How to Separate a Bag of Pudding From the Pudding Cup

Introduction: How to Separate a Bag of Pudding From the Pudding Cup

Are you currently nine years old? Do you need a way to impress your friends and firmly establish yourself as the coolest kid in the class? If so, prepare to be amazed. 

Few people know that there are several layers in a plastic pudding cup. Even fewer know that, with a bit of perseverance, you can separate the layers and have a super-cool-neato bag of pudding and an empty plastic cup. Read on to find out how.

You will need:

an unopened plastic pudding cup (your choice of flavour)
fairly thin fingers (If you have enormous meaty hands, forget it. You're just going to make a huge mess.)
about 10-20 minutes (depending on your skill level)

Also, it makes it a lot harder not to pop the bag if you have grotesque, talon-like fingernails, so cut them to a reasonable length before you begin. If you have extremely short fingernails, this might be pretty hard for you. Fingernails 1-2 mm long are ideal.

Step 1: Preparation

First, procure your pudding. Being that you are nine years old, your mother has probably packed it for your lunch. If not, "borrow" a pudding cup from a friend or relative. Make sure it hasn't been opened. 

I would also suggest washing your hands first, in case you do break the pudding open and still want to eat it. Nine year olds have filthy hands, and any food touched by them is teeming with death. 

As an aside, I am almost positive that this will not work with yoghurt. You can try if you want, but be prepared to fail and become the laughing stock of grade 4. 

Step 2: Begin the Extraction

Look at your pudding cup. Really look at it. Now, find the tab that you are meant to pull to open it. DO NOT OPEN IT. 

Examine the edges closely. You should be able to see three layers if you look hard. The top layer is the metal lid bit. The bottom layer is the plastic cup. In between, there should be a fairly thick layer of soft plastic. 

You want to separate the middle layer from the bottom layer. Separating the middle layer from the top layer is referred to as "opening" the pudding cup, and let me tell you from experience, NO ONE will be impressed if you do this.

Wedge your thumbnail in between the bottom two layers, and slowly pull them apart.

Step 3: Continue the Extraction

If you are doing this correctly, you should be able to pull the tab back a centimetre or two, and the pudding will still be safely sealed in.


Continue lifting the middle layer around the edges of the cup.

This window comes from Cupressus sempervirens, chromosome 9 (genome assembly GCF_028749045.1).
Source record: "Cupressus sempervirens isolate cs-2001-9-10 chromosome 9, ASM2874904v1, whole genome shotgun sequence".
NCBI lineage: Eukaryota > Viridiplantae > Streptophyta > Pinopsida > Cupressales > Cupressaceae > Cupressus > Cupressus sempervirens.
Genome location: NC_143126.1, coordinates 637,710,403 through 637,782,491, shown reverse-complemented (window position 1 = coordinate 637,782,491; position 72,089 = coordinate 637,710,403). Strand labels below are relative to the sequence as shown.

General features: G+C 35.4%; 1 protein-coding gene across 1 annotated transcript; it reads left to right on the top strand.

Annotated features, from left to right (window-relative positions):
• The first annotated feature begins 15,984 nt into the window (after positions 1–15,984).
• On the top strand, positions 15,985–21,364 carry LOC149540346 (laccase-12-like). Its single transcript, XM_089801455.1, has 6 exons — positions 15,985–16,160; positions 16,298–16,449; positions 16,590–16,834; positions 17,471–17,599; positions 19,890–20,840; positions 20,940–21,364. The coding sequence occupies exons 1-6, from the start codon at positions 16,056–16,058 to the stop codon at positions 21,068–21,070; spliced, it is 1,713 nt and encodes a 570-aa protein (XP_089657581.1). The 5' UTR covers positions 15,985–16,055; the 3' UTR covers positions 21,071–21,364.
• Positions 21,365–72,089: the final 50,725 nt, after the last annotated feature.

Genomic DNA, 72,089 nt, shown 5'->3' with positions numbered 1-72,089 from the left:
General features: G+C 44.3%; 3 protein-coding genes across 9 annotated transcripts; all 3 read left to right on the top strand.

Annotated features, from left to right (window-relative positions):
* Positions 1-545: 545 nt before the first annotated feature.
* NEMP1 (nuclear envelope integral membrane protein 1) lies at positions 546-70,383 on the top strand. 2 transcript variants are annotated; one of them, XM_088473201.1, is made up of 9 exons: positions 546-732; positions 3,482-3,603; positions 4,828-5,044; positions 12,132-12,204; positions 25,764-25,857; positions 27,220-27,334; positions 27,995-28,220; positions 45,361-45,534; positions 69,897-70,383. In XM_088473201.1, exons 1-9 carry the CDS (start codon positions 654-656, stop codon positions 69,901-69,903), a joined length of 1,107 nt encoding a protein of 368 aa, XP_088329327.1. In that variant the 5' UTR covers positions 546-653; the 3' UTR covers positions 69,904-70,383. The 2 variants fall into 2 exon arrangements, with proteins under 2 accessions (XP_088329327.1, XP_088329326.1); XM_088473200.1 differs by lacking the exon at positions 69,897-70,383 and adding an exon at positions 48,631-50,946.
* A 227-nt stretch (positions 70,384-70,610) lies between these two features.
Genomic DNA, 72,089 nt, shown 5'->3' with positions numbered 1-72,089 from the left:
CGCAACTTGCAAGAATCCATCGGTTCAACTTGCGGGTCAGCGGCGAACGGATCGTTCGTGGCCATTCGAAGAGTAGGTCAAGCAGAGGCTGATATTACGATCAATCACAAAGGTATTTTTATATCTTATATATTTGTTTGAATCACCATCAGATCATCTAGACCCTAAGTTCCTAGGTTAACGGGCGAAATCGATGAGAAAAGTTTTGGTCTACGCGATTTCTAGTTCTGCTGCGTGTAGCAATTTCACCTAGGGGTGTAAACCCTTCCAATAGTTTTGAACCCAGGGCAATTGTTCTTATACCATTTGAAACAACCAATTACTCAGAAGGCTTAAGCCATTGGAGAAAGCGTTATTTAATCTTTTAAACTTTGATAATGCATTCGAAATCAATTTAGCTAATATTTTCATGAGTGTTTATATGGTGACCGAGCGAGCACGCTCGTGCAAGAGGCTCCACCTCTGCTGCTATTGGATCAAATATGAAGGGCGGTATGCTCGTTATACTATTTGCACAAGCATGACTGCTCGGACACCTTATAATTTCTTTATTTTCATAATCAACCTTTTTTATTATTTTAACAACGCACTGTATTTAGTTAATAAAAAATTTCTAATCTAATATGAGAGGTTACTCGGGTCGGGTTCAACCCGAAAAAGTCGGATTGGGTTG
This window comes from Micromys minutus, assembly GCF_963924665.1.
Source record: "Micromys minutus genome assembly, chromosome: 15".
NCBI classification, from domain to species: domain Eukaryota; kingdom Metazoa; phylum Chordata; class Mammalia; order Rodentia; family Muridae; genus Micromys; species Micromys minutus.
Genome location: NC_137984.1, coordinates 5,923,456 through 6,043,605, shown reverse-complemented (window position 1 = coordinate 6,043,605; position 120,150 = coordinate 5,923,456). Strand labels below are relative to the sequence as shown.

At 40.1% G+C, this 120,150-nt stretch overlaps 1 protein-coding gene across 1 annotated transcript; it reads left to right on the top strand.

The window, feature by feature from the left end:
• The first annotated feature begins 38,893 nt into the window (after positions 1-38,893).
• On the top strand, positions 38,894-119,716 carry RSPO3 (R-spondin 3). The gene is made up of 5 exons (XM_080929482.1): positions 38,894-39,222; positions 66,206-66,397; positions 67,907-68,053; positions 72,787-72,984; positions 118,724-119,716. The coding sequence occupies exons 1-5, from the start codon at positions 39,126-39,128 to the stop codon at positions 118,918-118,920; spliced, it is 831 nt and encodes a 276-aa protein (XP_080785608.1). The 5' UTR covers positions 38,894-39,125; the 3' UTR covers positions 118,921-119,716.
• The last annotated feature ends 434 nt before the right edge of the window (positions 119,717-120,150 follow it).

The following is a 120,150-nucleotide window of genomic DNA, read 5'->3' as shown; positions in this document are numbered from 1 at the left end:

Step 4: Getting Down to Business

By now you should have at least part of the rim of the cup separated from the middle layer. At this point you can start going down the sides of the cup. You may be able to use your thumb or forefinger at the beginning, but soon you'll want to switch to your pinky.

This part is why you can't have big sausage fingers (though since you're nine, you probably don't). Your fat fingers will pop the bag and you'll get pudding all over yourself, your friends will laugh and you will cry. 

You should be able to tell where the middle layer has pulled away from the cup. I have pointed it out for you in the pictures. 

This part takes a while, but keep going. It's worth it!

Step 5: Getting Closer

You now have the bag separated almost all the way from the walls of the cup. Be careful when you get to the bottom, that's when the bag is most likely to burst. Otherwise, just keep doing what you've been doing.

Step 6: Finished!

Even when the bag is fully separated from the cup, there may be a bit of glue holding it in. Take advantage of this. Turn the cup upside down and tell people it's levitating. Amuse your audience.

When they get bored of that, simply pull on the bag, and voila! You have separated a bag of pudding from the cup! Congratulations, you awesome person, you. Everyone's gonna want to be your friend now.

As for what you do with the bag, well, that's really up to you. You can play catch with it, you poke a hole in it and squeeze out all the pudding, you can give it a name and keep it in your locker until it starts to go moldy and stink up the hallway and your teacher yells at you to throw it out, so you pretend to but actually keep it and throw it at her car later because that'll show her! (Don't do the last one. No, seriously.)

I'm assuming that the reason they have the liner for the cup between it and the pudding is because it's not entirely food-safe, so it's probably best not to eat out of the empty cup, regardless of how cool it is.

Above all, have fun!

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    3 Discussions


    9 years ago on Step 6

    man, why can't they just sell pudding like this? it's so awesome.